Opinion: Why is it so hard to save for retirement? Is evolution to blame?

The state of Americans’ retirement savings is dire – one in four Americans has no retirement savings at all, and even those who save don’t save enough.

Financial education is more important than ever, and more school districts across the country are starting to add financial literacy courses to their curricula. But these courses aren’t catching on as quickly as they should. According to the US Financial Literacy and Education Commission, only: a third of adults was able to answer at least four out of five financial literacy questions about mortgages, interest rates, inflation, and risk. Why is it still so hard for people to think about money in the long run?

Biologically, humans are not wired to think about our needs decades in the future.

“For most of our history we lived in hunter-gatherer communities, where resources were plentiful and all you could take with you is what you could carry, so we’re not really committed to collecting more than we need for the next day or weeks. The concept of delaying gratification and saving for the long, distant future is just not something we’re stuck with.” — Brad Klontz, financial psychologist, author

By leveraging the power of artificial intelligence (AI) and digital tools, we can begin to change that mindset. In fact, it is already happening and has the potential to save a country’s financial health.

AI technology is poised to completely overhaul our finances, enabling smart banking apps to automate our budgeting, savings and investments. Machines can think deeper and differently than we do, but it takes trust to work. Taking that first dip in a pool was scary. Your first bike ride was scary. Fear of the unknown is very common, but once we face our fears and realize that AI can help us dispel financial fear, we can all relax a little.

Every American deserves the right to put their finances on autopilot. While this ideology may seem strange to ordinary people, the top 1% have no problem transferring their money to expensive financial advisors: “here, you figure it out.” Meanwhile, they sit back and enjoy lofty returns. Now we have so many great apps and financial tools at our disposal that anyone from retail workers to artists to digital nomads can have the luxury of an automated financial life, handling bills, savings and investments for them.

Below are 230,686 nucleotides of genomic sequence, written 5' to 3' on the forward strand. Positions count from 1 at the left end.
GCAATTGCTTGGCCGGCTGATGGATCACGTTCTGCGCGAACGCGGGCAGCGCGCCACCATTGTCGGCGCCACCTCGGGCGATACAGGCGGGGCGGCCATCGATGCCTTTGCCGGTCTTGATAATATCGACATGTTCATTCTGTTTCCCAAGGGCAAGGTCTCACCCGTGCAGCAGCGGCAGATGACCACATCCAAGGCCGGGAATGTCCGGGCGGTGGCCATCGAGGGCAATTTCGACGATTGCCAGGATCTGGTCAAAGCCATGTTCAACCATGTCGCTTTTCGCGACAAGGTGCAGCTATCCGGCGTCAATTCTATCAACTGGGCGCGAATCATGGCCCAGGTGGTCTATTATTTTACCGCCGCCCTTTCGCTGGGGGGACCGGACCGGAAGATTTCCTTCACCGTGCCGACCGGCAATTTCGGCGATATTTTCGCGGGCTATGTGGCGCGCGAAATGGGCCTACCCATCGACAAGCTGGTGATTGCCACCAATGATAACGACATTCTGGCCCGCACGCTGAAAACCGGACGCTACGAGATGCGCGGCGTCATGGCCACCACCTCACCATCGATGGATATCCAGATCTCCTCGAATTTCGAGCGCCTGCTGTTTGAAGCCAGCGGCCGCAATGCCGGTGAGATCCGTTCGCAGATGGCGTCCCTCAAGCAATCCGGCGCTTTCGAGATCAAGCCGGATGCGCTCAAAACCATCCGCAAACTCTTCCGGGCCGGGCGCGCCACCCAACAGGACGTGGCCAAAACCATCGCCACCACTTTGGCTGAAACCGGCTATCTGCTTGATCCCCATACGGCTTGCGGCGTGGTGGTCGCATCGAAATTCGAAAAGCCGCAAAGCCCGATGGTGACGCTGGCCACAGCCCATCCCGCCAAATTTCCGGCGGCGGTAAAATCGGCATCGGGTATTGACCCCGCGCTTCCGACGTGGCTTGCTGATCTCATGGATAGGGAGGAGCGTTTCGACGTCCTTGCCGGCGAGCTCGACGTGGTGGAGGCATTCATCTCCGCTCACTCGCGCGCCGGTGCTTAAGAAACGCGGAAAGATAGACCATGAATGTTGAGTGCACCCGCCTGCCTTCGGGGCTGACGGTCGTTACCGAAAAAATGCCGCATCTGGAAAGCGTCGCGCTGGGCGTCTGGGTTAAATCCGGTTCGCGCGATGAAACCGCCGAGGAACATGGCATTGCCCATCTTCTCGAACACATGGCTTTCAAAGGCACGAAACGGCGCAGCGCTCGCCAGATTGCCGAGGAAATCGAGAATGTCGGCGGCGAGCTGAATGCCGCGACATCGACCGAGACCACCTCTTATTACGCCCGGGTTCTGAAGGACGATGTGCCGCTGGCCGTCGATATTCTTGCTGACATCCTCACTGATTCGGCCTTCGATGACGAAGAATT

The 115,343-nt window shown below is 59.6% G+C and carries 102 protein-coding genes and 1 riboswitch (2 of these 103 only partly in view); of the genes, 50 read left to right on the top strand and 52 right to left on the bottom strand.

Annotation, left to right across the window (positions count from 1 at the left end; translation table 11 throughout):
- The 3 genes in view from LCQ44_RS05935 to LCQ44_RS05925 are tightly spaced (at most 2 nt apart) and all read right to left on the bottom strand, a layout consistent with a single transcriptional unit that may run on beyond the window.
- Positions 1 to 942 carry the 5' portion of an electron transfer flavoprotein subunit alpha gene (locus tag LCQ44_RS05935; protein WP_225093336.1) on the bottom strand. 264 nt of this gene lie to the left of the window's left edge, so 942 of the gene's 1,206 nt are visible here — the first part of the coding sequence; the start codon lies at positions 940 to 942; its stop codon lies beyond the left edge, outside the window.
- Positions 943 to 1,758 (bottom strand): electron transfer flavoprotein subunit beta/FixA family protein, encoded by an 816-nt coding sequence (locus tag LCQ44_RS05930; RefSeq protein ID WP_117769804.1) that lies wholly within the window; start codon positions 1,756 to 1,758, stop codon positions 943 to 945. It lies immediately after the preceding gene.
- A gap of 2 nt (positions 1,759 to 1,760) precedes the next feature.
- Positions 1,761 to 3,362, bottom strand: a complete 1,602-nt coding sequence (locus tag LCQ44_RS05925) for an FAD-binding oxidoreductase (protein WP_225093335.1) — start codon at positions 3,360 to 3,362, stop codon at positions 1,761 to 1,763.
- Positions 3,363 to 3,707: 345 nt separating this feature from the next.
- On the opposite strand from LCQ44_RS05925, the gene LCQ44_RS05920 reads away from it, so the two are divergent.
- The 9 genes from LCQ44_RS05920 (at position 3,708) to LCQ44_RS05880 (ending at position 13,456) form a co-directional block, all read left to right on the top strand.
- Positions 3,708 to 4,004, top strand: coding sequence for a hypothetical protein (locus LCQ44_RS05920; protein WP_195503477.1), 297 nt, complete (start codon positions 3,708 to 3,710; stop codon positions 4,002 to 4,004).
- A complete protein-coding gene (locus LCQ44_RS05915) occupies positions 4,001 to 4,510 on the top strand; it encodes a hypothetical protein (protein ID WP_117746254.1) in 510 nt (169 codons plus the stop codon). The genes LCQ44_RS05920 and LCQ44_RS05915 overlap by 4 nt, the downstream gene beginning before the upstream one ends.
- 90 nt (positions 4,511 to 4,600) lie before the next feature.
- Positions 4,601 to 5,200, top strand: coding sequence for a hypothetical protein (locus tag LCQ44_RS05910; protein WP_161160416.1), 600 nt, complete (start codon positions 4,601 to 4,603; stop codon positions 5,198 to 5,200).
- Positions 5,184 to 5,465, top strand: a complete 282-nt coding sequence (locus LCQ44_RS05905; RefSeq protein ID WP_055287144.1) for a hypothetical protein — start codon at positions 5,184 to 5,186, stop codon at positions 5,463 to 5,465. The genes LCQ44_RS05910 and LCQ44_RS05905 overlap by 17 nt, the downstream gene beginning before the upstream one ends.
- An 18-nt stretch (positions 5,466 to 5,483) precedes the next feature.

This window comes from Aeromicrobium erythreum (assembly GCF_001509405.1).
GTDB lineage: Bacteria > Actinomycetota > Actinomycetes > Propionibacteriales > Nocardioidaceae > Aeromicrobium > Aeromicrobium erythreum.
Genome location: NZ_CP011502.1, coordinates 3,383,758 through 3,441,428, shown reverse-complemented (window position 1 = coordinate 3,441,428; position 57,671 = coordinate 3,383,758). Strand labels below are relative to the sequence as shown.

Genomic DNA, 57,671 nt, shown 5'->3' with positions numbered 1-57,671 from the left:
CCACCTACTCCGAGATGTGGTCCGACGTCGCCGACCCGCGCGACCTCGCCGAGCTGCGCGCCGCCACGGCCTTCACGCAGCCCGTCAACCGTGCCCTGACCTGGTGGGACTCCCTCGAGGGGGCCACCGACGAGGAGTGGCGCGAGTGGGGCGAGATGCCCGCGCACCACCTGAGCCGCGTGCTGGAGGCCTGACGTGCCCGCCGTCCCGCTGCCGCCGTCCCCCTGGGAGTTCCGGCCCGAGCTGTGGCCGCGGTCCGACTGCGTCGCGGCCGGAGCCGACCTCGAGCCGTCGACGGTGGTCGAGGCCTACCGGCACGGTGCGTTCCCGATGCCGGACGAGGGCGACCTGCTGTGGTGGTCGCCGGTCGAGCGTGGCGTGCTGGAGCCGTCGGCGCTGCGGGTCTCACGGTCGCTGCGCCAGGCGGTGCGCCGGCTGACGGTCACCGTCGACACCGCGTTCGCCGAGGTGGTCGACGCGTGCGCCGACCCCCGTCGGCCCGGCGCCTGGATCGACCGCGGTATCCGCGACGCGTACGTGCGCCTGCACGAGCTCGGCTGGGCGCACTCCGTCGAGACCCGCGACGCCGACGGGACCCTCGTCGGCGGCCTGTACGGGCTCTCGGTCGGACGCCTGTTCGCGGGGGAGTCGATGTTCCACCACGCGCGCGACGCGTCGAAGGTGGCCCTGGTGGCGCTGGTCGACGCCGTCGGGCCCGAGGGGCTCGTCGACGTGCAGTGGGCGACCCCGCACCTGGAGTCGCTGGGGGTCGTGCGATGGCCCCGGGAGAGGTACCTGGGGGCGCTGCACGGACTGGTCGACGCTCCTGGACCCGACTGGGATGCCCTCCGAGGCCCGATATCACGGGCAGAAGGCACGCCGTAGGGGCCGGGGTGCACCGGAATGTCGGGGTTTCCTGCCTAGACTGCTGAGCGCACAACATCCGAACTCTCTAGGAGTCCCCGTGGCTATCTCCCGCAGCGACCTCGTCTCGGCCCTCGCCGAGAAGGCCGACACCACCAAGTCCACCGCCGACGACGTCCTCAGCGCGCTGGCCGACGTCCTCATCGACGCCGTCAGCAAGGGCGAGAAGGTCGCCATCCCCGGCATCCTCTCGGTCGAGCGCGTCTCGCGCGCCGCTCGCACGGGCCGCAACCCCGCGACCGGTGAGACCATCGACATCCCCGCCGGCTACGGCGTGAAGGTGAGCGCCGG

How can AI repair our brains – and make us financially fit?

Remember when your mom kept reminding you to do your chores until you did them? The same principle works with ‘digital nudging’, which was used to help people save for retirement. What is a nudge? In the mid-1990s, Schlomo Benartzi and Nobel laureate Richard Thaler developed a program called “Save More Tomorrow” that sent informational emails to help people make smart retirement decisions. The power of these nudges allowed Benartzi and Thaler to get employees to gradually increase their savings rate over time. As of 2017, it has positively impacted more than 15 million Americans.

Another example is from the Obama administration. As an experiment, more than 800,000 soldiers were given the opportunity to participate in a savings program. One group received emails with smart steps they could take to save. These include examples of how small contributions can lead to large balances in their accounts. The test group received no guidance or digital nudges. The group with the email nudges had the highest sign-up rate. Through the power of AI technology and machine learning, we can give even better, more personalized and insightful pushes to millions more Americans, who can then make more prudent decisions about saving for retirement.

Artificial intelligence nudges can look different to different people and can be as simple as a reminder to save a few hundred bucks extra when spending is low. They can also be suggestions for putting money you’ve saved in a conservative trading account and watch your money grow. For example, when people are shown how compound interest works 5, 10 and even 20 years later, they are more likely to take action and start saving. We just need that little push to do it. And with smart banking apps, you don’t have to do anything once you’ve set the goals and agree to start saving. The app does that for you automatically and even calculates how much to allocate and for how long, eliminating headaches and stress.

While our brains may not be wired to think long-term about savings, we are certainly smart enough to learn and change as humans. Financial literacy doesn’t just have to be something we formally teach in schools. It can be learned by doing and using technology tools that can speed up the process so we can all live healthier lives financially.

Andy Taylor is CEO of dough, a fintech startup that helps people manage and grow their money autonomously.

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